Save the Hemlocks
Hemlock Woolly Adelgid
Eastern hemlock trees are some of the largest and most common trees in the Great Smoky Mountains.Unfortunately, they are under attack from a non-native insect called the hemlock woolly adelgid. Without successful intervention, the hemlock woolly adelgid is likely to kill most of the hemlock trees in the park. Called the “redwood of the east,” eastern hemlocks (Tsuga canadensis) can grow more than 150 feet tall on trunks measuring six feet in diameter. Some hemlocks in the park are over 500 years old. Over 800 acres of old-growth hemlock trees grow in the Smokies—more than in any other national park. Younger hemlock forests cover an additional 90,000 acres of land in the park. Originally discovered here in 2002, adelgid infestations have now spread throughout the park’s hemlock forests. In some areas infested trees have already begun to die.
Since its arrival in the U.S. in the 1920s the hemlock woolly adelgid has rapidly colonized parts of New England and the Mid-Atlantic States, where it feeds on eastern hemlock. In the south, it also feeds on Carolina hemlock. The insect is easily dispersed by birds and wind but travels most rapidly as a hitchhiker on infested horticultural material.The hemlock woolly adelgid has infested hemlocks on the Blue Ridge Parkway for about 10 years and in Shenandoah National Park since the late 1980s. In these areas as many as 80 percent of the hemlocks have died due to infestation.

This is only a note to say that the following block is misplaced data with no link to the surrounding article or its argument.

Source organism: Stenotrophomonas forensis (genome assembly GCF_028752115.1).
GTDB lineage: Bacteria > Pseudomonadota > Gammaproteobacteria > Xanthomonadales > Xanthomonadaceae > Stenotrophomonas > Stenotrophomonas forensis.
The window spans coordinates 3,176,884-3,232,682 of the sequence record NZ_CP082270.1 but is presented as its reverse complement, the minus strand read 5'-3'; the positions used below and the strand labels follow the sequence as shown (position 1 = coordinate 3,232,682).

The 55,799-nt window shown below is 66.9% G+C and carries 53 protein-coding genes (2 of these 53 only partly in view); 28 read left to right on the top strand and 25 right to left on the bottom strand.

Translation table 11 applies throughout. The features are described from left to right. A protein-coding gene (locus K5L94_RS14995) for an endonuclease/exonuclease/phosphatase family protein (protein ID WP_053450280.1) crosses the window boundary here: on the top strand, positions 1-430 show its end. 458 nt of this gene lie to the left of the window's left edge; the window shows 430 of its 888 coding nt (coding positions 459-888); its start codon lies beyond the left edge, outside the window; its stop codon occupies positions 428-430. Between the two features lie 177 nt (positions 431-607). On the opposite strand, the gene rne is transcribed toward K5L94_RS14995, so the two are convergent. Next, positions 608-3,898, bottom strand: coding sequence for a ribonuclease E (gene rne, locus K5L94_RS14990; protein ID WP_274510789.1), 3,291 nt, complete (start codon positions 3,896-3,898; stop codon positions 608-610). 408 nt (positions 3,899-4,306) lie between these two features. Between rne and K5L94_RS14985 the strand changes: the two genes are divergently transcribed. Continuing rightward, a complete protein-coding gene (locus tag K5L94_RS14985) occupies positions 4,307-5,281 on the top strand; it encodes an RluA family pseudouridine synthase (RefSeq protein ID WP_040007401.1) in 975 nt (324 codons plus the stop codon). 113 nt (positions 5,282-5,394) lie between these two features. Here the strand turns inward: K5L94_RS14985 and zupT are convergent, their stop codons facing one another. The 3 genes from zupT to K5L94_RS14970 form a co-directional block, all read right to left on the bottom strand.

Hemlocks play an important role by providing deep shade along creeks, maintaining cool micro-climates critical to survival of trout and other cold water species. The impact of widespread loss of hemlock could trigger changes more significant as those that followed the demise of the American Chestnut in the 1930s and 40s.
The hemlock woolly adelgid is an aphid-like insect that covers itself with awhite, waxy “wool” which acts as a protective coating for the insect. Adelgid infestations are easily recognizable by the appearance of tiny “cotton balls” at the base of hemlock needles.The “wool” is most conspicuous on the undersides of branches from fall through spring. (reprinted from http://www.nps.gov)
Plan of Action
Go Outdoors USA is currently monitoring, tagging and treating hemlocks in the two areas we have adopted( Three forks and Dicks Creek). We also work in conjunction with Save Georgia Hemlocks http://www.savegeorgiashemlocks.org/ , and the USFS on treating hemlocks in other areas of the Nation Forests.